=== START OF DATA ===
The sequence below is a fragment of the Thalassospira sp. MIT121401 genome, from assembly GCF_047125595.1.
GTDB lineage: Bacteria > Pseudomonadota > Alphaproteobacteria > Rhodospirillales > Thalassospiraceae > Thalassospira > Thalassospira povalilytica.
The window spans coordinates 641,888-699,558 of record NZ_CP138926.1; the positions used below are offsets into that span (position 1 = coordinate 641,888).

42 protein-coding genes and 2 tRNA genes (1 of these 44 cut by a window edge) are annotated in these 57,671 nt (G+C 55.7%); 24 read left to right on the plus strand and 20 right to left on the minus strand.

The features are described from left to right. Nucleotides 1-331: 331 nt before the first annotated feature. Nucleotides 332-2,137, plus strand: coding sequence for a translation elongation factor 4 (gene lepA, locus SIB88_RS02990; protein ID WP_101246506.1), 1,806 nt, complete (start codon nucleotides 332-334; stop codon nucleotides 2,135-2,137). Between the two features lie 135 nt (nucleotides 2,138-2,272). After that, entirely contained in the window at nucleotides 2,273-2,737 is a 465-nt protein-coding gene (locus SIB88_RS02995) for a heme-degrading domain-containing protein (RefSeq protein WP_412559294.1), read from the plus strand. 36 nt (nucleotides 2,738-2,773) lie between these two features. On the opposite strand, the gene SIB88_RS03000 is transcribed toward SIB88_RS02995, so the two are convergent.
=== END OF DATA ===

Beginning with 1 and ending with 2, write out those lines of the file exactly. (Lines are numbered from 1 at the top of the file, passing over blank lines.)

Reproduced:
The sequence below is a fragment of the Thalassospira sp. MIT121401 genome, from assembly GCF_047125595.1.
GTDB lineage: Bacteria > Pseudomonadota > Alphaproteobacteria > Rhodospirillales > Thalassospiraceae > Thalassospira > Thalassospira povalilytica.